Turkey: CAD widens with the increase in foreign trade deficit

In Turkey, the current account balance posted a deficit for the second time in a row in December as high energy costs kept the foreign trade deficit wide.

In Turkey, the current account balance posted a deficit for the second time in a row in December as high energy costs kept the foreign trade deficit wide. The current account deficit, which was announced as 3.84 billion dollars on a monthly basis, was lower than the market expectation of 4.2 billion dollars and our expectation of 4.3 billion dollars. In the monthly period, the current account balance increased compared to the 3.44 billion USD deficit in December last year. On a 12-month basis, the current account deficit was 14.8 billion dollars compared to the 35.5 billion dollars deficit in 2020. Thus, the current account deficit/GDP ratio, which was 5.1% in 2020, decreased to 2% in 2021 according to our GDP estimation.


When we look at the most determining factors in the current account; Net goods trade posted a $5 billion deficit as energy prices drove up the cost of imports. The energy bill has increased due to exchange rate movements and global commodity prices. While the net income from tourism was 1.3 billion dollars, the balance of services trade gave a surplus of 1.7 billion dollars. We observe that the good trend in tourism continues. The item here will contribute higher during the travel season.


While net inflows originating from direct investments on the financing side were 739 million dollars in December, it is seen that there was a net outflow of 2 billion dollars on the portfolio side. While net sales of stocks were 1 billion dollars, net sales of debt instruments were 226 million dollars. Official reserves decreased by $13.8 billion due to the historical depreciation of the lira against the dollar in December. The central bank had sold $7.3 billion for the lira in a tumultuous month in a series of direct interventions in foreign exchange markets. Net errors and omissions or capital movements of unknown origin showed a monthly inflow of $8.7 billion, with annual inflows of $10.5 billion for the full year.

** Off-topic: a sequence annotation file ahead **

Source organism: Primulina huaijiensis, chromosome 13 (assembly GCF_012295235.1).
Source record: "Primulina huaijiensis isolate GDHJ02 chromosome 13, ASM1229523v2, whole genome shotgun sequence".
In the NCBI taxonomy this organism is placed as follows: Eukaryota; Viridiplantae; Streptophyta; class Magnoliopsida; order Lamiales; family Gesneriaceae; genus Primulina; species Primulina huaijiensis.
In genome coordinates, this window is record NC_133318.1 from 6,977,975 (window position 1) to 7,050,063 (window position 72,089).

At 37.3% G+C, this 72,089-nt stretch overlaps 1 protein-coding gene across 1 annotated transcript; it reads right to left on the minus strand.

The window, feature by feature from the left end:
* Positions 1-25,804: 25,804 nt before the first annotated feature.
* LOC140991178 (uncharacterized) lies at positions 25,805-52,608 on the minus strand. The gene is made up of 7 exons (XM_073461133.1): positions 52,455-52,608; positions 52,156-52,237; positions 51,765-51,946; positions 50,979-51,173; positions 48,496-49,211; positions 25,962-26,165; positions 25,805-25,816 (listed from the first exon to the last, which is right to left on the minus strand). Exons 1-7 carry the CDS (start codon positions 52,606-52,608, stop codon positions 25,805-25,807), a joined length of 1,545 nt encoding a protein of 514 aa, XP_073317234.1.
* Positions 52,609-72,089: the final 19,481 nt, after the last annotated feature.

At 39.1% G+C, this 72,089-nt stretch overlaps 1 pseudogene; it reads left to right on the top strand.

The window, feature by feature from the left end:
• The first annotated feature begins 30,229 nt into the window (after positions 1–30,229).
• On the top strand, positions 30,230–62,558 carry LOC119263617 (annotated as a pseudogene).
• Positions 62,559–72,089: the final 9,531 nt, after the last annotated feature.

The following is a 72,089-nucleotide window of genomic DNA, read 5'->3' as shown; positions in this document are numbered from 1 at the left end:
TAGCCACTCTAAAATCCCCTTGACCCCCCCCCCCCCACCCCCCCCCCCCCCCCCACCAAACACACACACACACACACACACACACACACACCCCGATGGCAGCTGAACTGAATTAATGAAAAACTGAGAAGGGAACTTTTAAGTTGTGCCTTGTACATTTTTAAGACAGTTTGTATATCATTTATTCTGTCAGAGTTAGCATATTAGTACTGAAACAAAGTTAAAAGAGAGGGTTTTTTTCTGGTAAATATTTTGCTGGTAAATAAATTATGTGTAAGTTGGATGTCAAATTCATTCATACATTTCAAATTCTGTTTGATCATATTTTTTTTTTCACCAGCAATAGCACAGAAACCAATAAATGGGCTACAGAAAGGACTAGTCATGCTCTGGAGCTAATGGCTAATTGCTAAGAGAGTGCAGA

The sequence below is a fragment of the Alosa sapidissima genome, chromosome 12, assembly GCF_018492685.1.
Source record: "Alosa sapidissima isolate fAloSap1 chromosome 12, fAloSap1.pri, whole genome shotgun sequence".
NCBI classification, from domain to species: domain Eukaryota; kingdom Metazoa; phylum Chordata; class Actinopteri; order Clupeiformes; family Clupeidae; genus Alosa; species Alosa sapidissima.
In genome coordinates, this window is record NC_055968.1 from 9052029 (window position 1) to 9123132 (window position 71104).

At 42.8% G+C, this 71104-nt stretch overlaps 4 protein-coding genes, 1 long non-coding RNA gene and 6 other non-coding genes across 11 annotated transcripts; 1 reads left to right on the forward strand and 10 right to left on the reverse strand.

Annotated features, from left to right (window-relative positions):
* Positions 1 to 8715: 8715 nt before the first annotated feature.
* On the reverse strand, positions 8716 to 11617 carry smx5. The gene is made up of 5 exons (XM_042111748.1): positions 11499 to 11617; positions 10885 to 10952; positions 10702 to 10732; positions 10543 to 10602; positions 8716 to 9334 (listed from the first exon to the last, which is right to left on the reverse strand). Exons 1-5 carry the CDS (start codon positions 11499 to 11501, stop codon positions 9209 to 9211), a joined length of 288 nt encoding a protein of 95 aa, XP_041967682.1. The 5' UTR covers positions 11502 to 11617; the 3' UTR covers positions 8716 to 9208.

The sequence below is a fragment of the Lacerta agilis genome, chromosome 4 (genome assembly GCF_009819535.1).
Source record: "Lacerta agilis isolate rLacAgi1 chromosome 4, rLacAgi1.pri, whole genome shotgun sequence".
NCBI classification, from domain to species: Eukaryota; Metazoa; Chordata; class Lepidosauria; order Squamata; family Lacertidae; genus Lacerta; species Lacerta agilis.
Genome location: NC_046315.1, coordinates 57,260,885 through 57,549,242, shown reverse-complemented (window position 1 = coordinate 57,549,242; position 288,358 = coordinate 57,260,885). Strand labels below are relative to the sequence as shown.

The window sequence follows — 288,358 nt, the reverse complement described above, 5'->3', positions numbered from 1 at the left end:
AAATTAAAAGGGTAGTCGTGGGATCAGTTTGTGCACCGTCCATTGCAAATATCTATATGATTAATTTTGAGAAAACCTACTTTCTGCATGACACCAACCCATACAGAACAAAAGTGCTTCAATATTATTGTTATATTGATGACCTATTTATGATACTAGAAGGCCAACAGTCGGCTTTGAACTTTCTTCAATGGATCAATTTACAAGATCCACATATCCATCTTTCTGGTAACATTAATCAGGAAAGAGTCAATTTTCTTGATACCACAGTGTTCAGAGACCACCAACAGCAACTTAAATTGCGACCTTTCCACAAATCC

On the current account balance side, we will see that the deficit widens again with the effect of the increase in the foreign trade deficit in January. We think that the increased energy bill compared to the previous year will have an increasing effect on import expenses and therefore may have an adverse effect on the current account balance. The good trend in tourism will have a balancing effect in terms of current transactions. Expectations regarding the course of the lira and the effects on investment, portfolio and reserve utilization will be decisive in terms of financing quality and need. The economy management aims to switch to the current account surplus in 2022. Central Bank Governor Mr. Şahap Kavcıoğlu also predicted a current account surplus in 2022 in his January Inflation Report presentation and MPC statements. We consider that we may not be able to go to the current account surplus due to the foreign trade deficit because of the risks we have mentioned on the import side.


In the perspective of monetary policy, the Central Bank determines a strategy to increase exports, increase the current account balance and support growth. Therefore, we do not expect an increase in interest rates in the near term. In the MPC, which will be held on February 17, we do not expect interest rates to change.

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